Mr. Isherwood's novels … constitute a peculiar kind of contemporary history. Their peculiarity is the combination of an intensely private private life recounted against the background of public events: first, Fascism and [then] the war that emerged from it…. [He] has sustained the story of a hero who is obstinately loyal to the values of private life and of personal relations … of friendship and truthfulness. (p. 86)
The centre of Mr. Isherwood's experiment is the use of his hero, Christopher. The sequence of the...
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Few writers have been more persistently anxious about themselves, their contemporaries, or the times they lived in [than Isherwood], and those who have seemed not to have wanted to state their anxiety so obliquely. He is a little like St. Augustine deploring in conceited Latin the depravity of another evening world. He studies our amusing, apparently self-willed deformities almost as if what mattered was their intrinsic comic value, almost as if he did not know that the pressures that create them are beyond the control of the individual will; yet his whole way of looking at them is ultimately conditioned by the political and psychological preoccupations of his contemporaries, and that to a degree most unusual in English intellectuals. On the face of it nothing could be more dispiriting than an œuvre of which the main theme is escape from Mother, enacted against sketches of a decaying continent. But Mr. Isherwood is not serious, and so the Berlin stories [become] conceited variations on a desperate theme…. (p. 121)
Being farcical about desperate matters is a trick associated with cabaret, especially German cabaret…. It has never been naturalized here, except momentarily by Isherwood himself…. [Jocular desperation is a highbrow solution] to the big problem of how to achieve specifically literary effects without shutting out life and politics. For the Freudian artist it is a problem complicated by his own alienation from...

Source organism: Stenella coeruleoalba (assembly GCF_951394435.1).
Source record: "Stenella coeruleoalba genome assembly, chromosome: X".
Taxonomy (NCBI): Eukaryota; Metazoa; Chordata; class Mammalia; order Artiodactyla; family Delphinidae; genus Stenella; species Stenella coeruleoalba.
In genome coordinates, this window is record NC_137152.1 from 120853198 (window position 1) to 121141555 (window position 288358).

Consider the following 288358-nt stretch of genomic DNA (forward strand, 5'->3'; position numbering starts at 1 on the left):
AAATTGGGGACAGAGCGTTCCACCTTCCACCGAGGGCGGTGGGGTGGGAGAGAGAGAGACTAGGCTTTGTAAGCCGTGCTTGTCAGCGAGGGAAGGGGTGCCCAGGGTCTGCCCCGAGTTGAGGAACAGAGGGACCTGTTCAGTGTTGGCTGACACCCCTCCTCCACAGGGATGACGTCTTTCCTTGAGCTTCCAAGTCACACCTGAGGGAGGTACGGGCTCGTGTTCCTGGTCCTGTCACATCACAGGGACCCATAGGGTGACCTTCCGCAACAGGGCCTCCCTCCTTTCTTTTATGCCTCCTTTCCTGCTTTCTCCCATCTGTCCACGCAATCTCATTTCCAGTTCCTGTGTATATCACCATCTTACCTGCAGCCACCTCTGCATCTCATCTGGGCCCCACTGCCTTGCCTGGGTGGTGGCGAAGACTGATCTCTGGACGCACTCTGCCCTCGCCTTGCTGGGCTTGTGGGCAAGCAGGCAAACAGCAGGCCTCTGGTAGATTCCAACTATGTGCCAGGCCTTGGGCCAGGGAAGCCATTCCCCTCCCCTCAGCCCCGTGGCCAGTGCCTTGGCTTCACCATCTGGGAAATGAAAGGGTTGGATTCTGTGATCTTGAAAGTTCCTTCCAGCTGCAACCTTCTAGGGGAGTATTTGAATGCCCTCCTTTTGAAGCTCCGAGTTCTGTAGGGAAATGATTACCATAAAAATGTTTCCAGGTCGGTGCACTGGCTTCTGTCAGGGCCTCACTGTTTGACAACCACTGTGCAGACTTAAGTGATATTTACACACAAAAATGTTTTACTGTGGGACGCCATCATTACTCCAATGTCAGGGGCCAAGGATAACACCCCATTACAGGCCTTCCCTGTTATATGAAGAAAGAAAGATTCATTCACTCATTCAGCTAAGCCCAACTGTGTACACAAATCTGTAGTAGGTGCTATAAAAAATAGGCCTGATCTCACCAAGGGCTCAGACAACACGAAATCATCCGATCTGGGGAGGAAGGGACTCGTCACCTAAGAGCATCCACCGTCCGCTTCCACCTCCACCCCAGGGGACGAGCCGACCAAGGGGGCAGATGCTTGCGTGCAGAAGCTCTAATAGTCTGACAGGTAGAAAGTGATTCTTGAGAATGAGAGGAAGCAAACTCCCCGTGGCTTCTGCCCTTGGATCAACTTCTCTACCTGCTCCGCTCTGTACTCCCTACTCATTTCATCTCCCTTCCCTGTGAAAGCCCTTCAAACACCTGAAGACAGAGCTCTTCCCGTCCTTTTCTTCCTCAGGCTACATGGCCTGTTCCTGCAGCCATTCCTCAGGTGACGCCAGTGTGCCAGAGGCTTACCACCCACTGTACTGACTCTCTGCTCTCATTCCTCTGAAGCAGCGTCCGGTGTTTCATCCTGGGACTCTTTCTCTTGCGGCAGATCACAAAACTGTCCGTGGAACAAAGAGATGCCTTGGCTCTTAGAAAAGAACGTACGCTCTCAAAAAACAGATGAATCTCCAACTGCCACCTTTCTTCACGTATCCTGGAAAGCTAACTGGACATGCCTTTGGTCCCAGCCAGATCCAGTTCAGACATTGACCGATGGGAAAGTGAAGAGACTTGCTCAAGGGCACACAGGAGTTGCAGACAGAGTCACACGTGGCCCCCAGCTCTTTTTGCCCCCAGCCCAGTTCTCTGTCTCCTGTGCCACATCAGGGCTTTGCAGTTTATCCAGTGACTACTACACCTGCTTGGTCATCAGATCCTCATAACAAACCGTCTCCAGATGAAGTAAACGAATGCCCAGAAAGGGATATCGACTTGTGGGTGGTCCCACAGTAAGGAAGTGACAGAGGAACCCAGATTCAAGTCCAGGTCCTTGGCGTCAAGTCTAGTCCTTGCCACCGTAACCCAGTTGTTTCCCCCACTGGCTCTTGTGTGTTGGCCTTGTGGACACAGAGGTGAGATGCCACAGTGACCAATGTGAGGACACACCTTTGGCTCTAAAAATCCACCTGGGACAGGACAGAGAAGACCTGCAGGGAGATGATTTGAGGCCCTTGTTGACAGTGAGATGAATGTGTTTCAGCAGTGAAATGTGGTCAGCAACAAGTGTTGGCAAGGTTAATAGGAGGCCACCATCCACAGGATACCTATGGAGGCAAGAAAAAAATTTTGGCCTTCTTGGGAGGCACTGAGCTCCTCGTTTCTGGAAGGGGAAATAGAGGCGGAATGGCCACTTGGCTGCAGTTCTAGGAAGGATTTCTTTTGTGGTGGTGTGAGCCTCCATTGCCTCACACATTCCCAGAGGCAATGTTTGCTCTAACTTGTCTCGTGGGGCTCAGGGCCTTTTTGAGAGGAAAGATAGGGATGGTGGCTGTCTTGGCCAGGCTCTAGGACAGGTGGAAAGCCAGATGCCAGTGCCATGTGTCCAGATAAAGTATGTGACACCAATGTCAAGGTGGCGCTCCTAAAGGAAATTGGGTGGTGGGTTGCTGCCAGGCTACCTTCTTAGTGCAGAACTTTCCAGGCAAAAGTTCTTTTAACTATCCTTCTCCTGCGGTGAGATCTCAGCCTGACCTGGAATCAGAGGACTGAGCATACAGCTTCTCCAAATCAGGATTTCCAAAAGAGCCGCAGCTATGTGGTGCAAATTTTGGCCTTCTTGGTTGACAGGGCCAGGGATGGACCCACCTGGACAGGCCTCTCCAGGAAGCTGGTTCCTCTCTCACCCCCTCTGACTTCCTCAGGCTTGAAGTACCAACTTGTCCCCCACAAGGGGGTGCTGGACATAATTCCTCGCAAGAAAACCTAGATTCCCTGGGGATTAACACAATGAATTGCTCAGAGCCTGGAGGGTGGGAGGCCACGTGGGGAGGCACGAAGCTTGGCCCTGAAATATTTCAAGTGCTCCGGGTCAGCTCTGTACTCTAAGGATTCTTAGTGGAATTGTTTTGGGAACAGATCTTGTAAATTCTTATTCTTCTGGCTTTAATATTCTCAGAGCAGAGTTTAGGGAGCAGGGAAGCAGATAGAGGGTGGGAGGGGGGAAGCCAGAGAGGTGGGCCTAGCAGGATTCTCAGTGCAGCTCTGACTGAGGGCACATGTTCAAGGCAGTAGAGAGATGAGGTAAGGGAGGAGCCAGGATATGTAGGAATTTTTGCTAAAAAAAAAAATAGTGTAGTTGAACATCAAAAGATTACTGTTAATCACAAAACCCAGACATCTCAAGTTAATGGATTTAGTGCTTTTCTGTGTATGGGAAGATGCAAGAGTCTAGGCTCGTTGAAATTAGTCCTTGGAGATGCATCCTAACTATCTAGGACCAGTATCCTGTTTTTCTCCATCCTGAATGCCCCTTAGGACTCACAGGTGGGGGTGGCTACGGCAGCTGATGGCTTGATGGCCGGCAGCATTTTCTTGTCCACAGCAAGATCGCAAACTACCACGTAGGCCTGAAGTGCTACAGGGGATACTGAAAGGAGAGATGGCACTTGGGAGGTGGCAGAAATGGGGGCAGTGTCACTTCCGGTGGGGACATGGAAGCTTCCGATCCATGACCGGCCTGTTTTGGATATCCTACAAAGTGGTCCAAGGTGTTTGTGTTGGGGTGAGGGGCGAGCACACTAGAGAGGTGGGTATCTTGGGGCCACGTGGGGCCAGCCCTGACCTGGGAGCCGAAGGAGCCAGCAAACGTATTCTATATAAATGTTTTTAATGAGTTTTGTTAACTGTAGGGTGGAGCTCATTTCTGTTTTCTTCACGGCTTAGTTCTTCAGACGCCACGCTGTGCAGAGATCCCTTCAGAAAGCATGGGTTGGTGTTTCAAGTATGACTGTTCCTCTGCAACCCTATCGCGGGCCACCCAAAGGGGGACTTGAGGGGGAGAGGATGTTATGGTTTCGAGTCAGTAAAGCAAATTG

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[Auden, Isherwood, Spender, and Upward] set themselves up as the Next Generation (after Joyce, Huxley and Eliot) and achieved literary eminence by a kind of coup d'état….
Yet of the group, Isherwood seemed to be the odd man out. Auden and Spender were starting where Eliot left off, writing about the world of aeroplanes and pylons and guerrilla warfare. Upward's prose in Railway Accident and Journey to the Border was as complex and allusive as you would expect from someone who knew his Ulysses by heart. By comparison, Isherwood seemed deliberately naive. There was no evidence that he'd ever read anybody—except possibly the early novels of Knut Hamsun, which have the same artless directness. How could he reconcile being The Novelist—one of the company of Balzac and Dickens and Tolstoy—with this deliberately low-key approach? (p. 313)
[Isherwood's detached, observant first-person narrative is reminiscent of] Henry James; the James of The Aspern Papers and The Sacred Fount. Not that Isherwood's narrator 'Chris' is ever as complicated or analytical as James's mouthpiece. Yet, as I now suddenly realised, the basic spirit behind Isherwood's enterprise is Jamesian. Professor Sampson once compared James to a man who looks at life through a magic mirror, like the Lady of Shalott, always the observer, never the participant. What is the difference between James's mirror and...